Here are a few ideas for generating a sense of purpose and meaning among your employees.

Communicate your purpose, mission, and values

Ralph Waldo Emerson wrote, “Nothing great was ever achieved without enthusiasm.”9 Capture your employees’ enthusiasm by communicating your firm’s purpose, mission, and values in emotionally evocative language.

Many years ago, reporters toured the Texas Heart Institute founded by Dr. Denton Cooley, a heart surgeon credited with lowering the mortality rate from 70% to 8%.10 One reporter, seeing a hospital employee mopping the floor, asked, “What do you do here?” The employee’s response: “We fix hearts here!” This is an example of an employee who knew his value and how his role supported the purpose of the organization!

Consider the following vision and mission statements — which are more motivating?

“We are the premier business firm in the metro area.”

- or -

”We help people build successful businesses.”

“We are the best at criminal defense.”

- or -

“We fight to prevent people from being prosecuted or jailed unfairly.”

“The area’s leading divorce and family law firm.”

- or -

“We build strong families while helping people leave broken marriages.”

Communicate your mission, vision, and values consistently to employees. Make your purpose your guiding principles for every decision and every problem.

Examine the purpose that drives excellence Look for self-motivated, high-performance employees. Learn what drives them. Ask if they are willing to share their story and motivations. This can be very powerful, and doing so also recognizes your employees as people with unique valued experiences.11

Act with integrity

“When a company promotes its purpose and values, but those words don’t apply to the behavior of senior leadership, they ring hollow. Everyone recognizes the hypocrisy and employees become more cynical. The process does harm.”12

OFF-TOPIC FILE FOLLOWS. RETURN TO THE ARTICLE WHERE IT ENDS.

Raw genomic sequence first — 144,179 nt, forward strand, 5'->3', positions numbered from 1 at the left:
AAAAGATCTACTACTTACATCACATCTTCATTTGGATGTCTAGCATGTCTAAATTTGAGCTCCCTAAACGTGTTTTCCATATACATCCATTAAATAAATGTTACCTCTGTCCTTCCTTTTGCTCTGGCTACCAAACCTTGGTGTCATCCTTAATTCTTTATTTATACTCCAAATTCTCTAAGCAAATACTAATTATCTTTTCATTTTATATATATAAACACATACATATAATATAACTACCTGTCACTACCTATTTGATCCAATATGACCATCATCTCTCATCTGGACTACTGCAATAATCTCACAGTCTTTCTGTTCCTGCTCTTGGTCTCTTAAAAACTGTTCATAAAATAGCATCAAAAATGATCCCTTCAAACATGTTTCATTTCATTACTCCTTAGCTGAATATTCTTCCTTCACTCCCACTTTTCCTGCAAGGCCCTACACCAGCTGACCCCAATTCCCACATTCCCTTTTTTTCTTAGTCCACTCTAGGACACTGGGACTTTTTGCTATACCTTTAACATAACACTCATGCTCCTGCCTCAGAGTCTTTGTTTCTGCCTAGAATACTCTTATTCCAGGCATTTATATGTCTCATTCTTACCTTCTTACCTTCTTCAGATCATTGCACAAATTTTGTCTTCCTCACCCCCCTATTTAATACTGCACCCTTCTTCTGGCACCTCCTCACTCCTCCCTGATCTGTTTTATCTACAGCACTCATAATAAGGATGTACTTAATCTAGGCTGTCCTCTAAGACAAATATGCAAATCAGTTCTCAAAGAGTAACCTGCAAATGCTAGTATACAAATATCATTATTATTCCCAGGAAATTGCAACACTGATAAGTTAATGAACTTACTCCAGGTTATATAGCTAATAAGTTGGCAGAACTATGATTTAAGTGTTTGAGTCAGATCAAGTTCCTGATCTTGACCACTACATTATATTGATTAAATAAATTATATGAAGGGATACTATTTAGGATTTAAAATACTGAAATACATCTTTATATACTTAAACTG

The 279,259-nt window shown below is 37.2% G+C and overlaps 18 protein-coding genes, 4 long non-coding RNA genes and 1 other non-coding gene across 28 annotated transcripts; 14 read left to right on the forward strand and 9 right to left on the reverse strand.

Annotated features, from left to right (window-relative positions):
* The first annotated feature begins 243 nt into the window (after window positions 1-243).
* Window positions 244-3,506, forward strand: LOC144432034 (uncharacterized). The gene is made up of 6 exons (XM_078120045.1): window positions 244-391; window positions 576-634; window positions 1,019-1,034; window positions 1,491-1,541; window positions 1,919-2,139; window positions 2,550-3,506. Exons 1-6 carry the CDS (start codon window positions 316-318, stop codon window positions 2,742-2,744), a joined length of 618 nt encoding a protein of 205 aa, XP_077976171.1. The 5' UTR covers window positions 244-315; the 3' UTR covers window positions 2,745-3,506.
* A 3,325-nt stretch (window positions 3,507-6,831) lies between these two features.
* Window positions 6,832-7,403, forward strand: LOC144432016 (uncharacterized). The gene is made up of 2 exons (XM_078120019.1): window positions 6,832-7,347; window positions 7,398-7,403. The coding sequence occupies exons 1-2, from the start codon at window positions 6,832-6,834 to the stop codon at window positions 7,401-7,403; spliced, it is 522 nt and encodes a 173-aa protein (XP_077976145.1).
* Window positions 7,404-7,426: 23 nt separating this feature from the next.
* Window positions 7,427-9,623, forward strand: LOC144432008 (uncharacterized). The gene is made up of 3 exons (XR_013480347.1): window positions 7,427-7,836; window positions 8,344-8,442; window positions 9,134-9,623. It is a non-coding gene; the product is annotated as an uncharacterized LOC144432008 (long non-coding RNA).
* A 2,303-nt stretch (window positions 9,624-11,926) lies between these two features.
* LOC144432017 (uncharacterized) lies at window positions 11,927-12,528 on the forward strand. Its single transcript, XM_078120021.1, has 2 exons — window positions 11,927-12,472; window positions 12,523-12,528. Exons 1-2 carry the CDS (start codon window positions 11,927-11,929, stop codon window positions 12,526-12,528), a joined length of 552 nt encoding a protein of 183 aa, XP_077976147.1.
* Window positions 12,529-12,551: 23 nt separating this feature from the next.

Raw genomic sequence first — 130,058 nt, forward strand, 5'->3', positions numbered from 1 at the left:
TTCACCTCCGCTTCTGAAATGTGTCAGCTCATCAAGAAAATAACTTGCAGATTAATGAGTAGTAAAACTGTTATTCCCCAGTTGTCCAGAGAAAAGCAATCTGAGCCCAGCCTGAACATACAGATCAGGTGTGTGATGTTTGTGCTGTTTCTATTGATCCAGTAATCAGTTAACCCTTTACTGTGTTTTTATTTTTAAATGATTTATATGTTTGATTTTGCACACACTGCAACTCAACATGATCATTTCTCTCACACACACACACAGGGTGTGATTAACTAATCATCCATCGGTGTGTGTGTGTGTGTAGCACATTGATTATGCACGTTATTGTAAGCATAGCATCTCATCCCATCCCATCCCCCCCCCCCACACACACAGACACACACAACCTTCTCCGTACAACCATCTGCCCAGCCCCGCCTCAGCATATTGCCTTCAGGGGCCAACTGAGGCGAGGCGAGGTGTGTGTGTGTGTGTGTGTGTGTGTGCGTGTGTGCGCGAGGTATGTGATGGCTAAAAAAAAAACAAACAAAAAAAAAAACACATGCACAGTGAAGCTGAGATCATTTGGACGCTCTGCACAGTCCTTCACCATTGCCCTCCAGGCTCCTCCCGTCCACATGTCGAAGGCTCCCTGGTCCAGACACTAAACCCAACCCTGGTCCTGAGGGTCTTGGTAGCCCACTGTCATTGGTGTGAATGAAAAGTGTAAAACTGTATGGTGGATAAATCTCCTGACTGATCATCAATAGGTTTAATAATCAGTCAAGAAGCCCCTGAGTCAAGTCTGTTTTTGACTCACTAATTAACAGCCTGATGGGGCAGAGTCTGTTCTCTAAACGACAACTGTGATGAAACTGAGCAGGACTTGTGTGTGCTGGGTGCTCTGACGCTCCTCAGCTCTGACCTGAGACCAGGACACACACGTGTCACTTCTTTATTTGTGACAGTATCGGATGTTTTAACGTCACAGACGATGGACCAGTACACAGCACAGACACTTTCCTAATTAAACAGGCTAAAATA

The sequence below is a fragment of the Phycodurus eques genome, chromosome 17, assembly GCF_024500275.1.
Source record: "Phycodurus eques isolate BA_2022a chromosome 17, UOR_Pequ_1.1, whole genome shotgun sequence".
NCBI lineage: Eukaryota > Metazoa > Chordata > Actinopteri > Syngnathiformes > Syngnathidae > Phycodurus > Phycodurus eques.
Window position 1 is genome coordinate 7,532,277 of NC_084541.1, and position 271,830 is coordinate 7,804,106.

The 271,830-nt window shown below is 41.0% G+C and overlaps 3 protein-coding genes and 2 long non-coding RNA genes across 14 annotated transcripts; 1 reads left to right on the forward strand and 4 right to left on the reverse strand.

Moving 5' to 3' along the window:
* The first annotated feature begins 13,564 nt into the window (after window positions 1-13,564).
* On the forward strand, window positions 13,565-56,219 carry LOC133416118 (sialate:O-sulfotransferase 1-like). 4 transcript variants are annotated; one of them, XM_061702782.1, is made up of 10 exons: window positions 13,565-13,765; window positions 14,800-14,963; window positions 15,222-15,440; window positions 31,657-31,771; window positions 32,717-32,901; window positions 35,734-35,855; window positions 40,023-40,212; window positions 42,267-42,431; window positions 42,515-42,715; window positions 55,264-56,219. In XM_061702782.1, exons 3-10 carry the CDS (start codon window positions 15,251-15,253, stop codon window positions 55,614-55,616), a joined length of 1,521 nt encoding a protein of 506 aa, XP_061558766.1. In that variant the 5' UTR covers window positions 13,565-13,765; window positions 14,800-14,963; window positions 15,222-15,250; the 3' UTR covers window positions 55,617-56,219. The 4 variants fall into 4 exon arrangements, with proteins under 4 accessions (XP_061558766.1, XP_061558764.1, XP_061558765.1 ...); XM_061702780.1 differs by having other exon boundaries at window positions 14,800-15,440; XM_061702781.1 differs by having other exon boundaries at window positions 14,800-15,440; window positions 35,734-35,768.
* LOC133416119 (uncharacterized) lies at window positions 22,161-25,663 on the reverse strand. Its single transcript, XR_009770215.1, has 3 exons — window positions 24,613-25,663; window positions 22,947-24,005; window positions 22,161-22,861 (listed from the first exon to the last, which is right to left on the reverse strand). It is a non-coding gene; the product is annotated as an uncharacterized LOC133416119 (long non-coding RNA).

In summary, when you have successfully implemented the three almost universal motivators, you’ll want every employee in your firm to be able to say:

  • My managing partner knows me. I know if I am doing a good job. (To know and be known.)
  • I am part of a team that supports one another and takes pride in what we do (To be part of something bigger than oneself.)
  • I know why my job matters. (To make a positive difference for someone or something.)

And, not surprisingly, you will find that discretionary effort and productivity will have increased exponentially.

Law Practice Solutions is a regular column from the State Bar of Michigan Practice Management Resource Center (PMRC) featuring articles on practice, technology, and risk management for lawyers and staff. For more resources, visit the PMRC website at or call our Helpline at (800) 341-9715 to speak with a practice management advisor.


1. Kenny, Lead Strategically: Tools for Success in your Ministry or Mission (June M. Kenny: 2016).

2. Dr. Larry Richard and Julia Hayhoe,, The Hidden Profitability of Team Dynamics [] (all websites accessed January 19, 2024).

3. Id.

4. Casey Conway,, Lunch is Served! Workplace Meals Improve Productivity, [] (posted October 24, 2023).

5. Christine Kininmonth, Growth Faculty, Blueprint for High Performing Teams from Adam Grant’s Work, [] (posted November 23, 2023).

6. Id.

7. Growth Faculty, 4 Burnout Triggers in the Workplace,  [] (posted November 27, 2023).

8. Robert Quinn and Anjan Thakor, Creating a Purpose-Driven Organization, Harvard Business Review (July-August 2018), pp 78-85. [].

9. Emerson, Circles (1841).

10. Dr. Charles Fraser, Texas Children’s Hospital, In Remembrance of Dr. Denton A. Cooley, [] (posted November 2016).

11. Leta Applegate, McKinsey & Company, Five Tips for Leading a High-Performing Legal Team, [] (posted March 21, 2022).

12. Quinn and Thakor, supra n 10.